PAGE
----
The Science Initiative is available to classroom teachers, but also to afterschool programs as well. The team has to superintendents and principals hoping they will share it with teachers in their school districts, Brummond said, and is working on creating partnerships with afterschool programs as well.

“We would love to find another way to stimulate and excite students in STEAM in a less formal manner through afterschool programs,” she said.

Jessica Sutter, a graduate student in the UW Department of Physics and Astronomy, has participated in the Science Initiative and the Roadshow in various ways. When traveling, which will resume post-COVID-19, the team tries to include representatives from the region they plan to visit.

“We are not traveling now, but before, if we were going to Riverton, we would try to bring a student from Riverton to come and say, ‘This is the research I’m doing. You can do this too.’” Sutter said. “It’s a way of showing kids that science isn’t something that happens at the University of Wyoming in a lab. It’s all around us, and we can really bring it into their lives.”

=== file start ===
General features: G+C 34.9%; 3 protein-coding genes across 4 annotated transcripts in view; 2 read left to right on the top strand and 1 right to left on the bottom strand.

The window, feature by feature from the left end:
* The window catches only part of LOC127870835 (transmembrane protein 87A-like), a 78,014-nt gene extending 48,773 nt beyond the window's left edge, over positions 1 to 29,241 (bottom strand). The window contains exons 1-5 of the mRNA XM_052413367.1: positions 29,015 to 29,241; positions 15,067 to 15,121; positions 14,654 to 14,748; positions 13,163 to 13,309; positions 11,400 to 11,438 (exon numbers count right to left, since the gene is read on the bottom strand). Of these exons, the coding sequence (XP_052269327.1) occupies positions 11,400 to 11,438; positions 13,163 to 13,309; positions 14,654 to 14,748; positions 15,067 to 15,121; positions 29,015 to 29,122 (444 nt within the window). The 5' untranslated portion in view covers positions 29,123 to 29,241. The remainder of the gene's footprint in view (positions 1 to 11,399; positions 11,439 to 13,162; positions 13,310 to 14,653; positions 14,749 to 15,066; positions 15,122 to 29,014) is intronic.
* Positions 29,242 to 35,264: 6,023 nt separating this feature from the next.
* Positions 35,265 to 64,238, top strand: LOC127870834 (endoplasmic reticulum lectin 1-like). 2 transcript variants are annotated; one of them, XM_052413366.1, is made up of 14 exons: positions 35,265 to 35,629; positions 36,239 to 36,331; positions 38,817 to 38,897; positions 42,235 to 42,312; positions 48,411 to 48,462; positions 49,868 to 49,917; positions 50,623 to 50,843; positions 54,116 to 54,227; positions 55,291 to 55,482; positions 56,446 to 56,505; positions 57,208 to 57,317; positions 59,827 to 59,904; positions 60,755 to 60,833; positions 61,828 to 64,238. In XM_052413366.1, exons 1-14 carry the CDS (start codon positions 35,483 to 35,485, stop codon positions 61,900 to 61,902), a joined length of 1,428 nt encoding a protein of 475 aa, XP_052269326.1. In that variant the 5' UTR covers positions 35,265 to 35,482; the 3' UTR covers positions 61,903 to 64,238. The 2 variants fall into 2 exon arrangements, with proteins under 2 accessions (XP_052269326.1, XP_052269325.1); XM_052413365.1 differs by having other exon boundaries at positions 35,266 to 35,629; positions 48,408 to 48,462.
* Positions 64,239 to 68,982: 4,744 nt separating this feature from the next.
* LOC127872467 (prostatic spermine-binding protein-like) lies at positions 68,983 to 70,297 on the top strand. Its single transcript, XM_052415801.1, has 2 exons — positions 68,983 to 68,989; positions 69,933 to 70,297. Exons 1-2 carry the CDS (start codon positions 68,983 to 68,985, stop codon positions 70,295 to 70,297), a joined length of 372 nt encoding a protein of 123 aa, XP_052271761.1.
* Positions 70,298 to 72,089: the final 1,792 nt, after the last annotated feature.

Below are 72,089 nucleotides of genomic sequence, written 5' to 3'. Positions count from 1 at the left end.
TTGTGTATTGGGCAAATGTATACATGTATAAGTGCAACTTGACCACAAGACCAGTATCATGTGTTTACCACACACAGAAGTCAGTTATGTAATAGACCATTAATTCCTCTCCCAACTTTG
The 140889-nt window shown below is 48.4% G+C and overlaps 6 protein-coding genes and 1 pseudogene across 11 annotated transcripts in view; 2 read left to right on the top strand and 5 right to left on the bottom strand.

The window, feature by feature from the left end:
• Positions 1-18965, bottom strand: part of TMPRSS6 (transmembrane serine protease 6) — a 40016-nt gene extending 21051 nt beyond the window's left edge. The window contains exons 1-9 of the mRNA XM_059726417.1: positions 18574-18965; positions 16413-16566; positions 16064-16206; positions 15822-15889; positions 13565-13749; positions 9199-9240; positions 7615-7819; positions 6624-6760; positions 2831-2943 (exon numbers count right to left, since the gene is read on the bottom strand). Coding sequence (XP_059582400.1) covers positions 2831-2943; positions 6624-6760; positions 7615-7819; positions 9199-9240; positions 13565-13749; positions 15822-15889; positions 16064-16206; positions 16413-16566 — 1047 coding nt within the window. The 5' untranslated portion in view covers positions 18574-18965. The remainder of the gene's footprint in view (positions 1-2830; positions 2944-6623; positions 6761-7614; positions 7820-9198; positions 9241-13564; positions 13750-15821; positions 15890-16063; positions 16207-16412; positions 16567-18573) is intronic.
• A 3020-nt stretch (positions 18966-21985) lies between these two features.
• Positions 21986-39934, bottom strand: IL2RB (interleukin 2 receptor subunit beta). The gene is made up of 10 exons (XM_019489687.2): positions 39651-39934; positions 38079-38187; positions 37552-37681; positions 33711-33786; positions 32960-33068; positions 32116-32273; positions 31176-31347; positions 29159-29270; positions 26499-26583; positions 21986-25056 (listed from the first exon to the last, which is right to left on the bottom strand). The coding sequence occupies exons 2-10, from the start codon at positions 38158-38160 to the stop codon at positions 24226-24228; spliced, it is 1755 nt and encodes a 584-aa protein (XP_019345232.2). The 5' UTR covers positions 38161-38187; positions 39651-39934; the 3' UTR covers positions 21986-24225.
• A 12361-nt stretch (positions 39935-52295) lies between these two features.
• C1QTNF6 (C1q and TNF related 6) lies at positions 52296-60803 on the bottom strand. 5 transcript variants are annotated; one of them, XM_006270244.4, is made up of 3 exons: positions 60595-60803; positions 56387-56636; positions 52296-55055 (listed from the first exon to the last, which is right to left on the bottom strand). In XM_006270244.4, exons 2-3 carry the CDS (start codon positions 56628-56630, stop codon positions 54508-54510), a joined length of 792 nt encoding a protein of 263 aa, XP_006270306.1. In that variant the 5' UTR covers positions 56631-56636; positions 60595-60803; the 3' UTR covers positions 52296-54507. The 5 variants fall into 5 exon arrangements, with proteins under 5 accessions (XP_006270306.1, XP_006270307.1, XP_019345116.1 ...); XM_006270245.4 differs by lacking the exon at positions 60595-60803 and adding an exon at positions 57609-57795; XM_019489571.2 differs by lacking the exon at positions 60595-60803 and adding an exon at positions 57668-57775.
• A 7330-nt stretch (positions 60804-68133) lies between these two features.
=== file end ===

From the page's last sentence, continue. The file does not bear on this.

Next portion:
The team has produced videos available on the Roadshow website that show the public how to extract DNA from a banana, how to use red cabbage to create a natural pH indicator and how to identify features in the night sky, among other activities.

“It was almost meditative, drawing a galaxy,” Sutter said. “It was trying to take ideas of art, and asking, what does color mean in astronomy and how do I as an astronomer use color? And how does that relate to sitting down with your parents and drawing a picture of the galaxy?”

Comet, who is interested in medicine, said she hopes to bridge a burgeoning gap between the sciences and the greater public.

“There is a miscommunication between the science field and the general public and it is kind of causing problems,” Comet said. “Addressing that and showing that even if you are not in school you can still have accessibility to science education — that is really important.”

Nanna Fraizer, a teacher at Riverton Middle School, has participated with the Science Initiative in several ways. She partnered with the team to create STEAM opportunities for her seventh grade students for enrichment during the 2018-2019 school year, taking a group of students to UW, and bringing UW students to Riverton to work at the middle school. Before the 2019-2020 school year, three teachers from Riverton Middle School attended a summer workshop to plan a place-based learning experience for the seventh grade students at RMS in a project that included UW Capstone students, Inberg Miller Engineers in Riverton, the City of Riverton and approximately 60 seventh grade students from RMS.